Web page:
Tuesday, May 22, 2007
"Economic Departments and Their Contributions to the Elite Economic Journals". The abstract reads:
Given the prestige enjoyed by several economic departments, there is a natural curiosity regarding their contributions to the economic literature. This paper analyzes the appearance of all academic institutions worldwide in the eight leading economic journals, the "Blue Ribbon Eight," from 1991 to 2005. We cite those institutions who appear the most, and analyze the composition of appearances across all eight journals to assess their degree of diversity. While it is tempting to use these measures as a ranking of institutions, the analysis is meant to be purely an historical appreciation of the contributions of these admirable institutions.
Paul Caron and others have already posted on Andrew Oswald's An Examination of the Reliability of Prestigious Scholarly Journals: Evidence and Implications for Decision-Makers. His abstract reads:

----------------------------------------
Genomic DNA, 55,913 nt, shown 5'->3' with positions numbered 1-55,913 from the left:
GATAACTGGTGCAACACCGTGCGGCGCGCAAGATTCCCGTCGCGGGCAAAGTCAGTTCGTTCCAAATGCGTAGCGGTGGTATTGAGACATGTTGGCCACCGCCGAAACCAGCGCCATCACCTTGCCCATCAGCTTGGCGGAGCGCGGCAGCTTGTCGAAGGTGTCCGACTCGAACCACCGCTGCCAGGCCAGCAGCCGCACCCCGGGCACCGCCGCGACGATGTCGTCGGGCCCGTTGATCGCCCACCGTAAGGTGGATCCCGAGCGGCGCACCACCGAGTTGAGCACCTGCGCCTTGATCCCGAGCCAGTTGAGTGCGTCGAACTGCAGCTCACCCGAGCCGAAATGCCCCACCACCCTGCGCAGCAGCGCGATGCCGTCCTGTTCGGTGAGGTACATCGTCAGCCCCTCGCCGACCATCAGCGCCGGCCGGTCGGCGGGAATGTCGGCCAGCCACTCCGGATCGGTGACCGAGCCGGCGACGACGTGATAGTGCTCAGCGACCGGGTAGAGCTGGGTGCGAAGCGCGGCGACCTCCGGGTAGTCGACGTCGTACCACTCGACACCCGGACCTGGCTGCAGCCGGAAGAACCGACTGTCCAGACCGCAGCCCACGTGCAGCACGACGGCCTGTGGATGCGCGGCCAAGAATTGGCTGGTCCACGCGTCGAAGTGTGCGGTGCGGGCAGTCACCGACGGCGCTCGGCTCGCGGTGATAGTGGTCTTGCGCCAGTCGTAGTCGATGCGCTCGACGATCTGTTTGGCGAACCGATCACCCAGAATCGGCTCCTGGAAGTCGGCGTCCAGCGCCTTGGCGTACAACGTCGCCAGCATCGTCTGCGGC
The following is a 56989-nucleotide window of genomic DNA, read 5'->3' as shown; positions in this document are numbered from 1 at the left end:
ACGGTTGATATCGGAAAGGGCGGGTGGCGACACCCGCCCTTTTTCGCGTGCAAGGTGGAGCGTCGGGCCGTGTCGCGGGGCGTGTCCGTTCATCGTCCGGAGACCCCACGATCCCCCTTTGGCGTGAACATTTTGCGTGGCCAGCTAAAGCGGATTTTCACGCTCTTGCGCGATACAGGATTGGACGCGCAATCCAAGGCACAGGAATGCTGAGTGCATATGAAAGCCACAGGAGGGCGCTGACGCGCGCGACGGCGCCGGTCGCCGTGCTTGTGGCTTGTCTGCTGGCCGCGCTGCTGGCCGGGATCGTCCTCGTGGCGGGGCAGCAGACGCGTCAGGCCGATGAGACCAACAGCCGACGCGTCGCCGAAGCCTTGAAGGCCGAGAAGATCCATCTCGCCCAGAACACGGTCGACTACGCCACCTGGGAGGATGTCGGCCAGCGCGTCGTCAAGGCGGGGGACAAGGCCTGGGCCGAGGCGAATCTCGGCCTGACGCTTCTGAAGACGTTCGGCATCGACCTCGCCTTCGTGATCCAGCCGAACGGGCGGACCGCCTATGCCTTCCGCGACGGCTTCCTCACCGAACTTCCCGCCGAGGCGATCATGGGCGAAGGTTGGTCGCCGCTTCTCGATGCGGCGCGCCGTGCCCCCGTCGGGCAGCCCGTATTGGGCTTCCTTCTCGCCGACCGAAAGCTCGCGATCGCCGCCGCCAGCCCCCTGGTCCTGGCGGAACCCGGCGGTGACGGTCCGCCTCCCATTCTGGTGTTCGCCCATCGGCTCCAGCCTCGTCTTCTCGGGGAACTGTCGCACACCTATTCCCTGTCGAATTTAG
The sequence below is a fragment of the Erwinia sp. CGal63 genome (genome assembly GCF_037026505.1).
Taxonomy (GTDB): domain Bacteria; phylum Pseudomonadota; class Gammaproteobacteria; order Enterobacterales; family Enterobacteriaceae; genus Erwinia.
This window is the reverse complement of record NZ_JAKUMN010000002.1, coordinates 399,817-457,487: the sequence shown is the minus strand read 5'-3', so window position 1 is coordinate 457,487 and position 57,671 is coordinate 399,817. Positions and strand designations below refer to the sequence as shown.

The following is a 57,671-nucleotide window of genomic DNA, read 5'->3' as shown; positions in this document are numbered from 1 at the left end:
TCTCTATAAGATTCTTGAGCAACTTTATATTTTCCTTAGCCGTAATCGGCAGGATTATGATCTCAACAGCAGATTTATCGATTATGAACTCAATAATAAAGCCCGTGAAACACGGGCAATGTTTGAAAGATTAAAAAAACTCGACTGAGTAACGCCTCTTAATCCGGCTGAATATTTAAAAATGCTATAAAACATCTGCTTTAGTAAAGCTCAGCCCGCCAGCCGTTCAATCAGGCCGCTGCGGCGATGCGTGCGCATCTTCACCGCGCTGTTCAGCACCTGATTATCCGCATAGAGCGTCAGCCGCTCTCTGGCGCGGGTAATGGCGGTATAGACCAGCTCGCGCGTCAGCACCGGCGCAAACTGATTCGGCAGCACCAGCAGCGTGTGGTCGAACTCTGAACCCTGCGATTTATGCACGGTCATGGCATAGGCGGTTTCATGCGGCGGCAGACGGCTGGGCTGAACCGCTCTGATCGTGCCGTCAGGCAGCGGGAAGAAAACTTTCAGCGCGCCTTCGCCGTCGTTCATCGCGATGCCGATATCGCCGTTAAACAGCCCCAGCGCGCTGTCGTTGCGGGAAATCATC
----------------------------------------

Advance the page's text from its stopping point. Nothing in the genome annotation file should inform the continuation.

In universities all over the world, hiring and promotion committees regularly hear the argument: this is important work because it is about to appear in prestigious journal X. Moreover, those who allocate levels of research funding, such as in the multi-billion pound Research Assessment Exercise in UK universities, often come under pressure to assess research quality in a mechanical way by using journal prestige ratings. The results in this paper suggest that such tendencies are dangerous. It uses total citations over a quarter of a century as the criterion. The paper finds that it is far better to publish the best article in an issue of a medium-quality journal like the Oxford Bulletin of Economics and Statistics than to publish the worst article (or often the worst 4 articles) in an issue of a top journal like the American Economic Review. Implications are discussed.
This raises some interesting possibilities for dissection of law reviews. And, in fact, an r.a. and I are running some numbers on this right now. I hope to have some more well-considered thoughts on this shortly. The quick preview is this: what seems to separate the major journals (like Harvard and Columbia) are the huge citation winners they publish. The best (in terms of citations) of the even some of the law journals in the 30s do better than the bottom of the elite.
Over at co-op, Dave Hoffman has posted on How Well Can Publication of an Article in a Top Accounting Journal Be Used as a Proxy for its Contribution?
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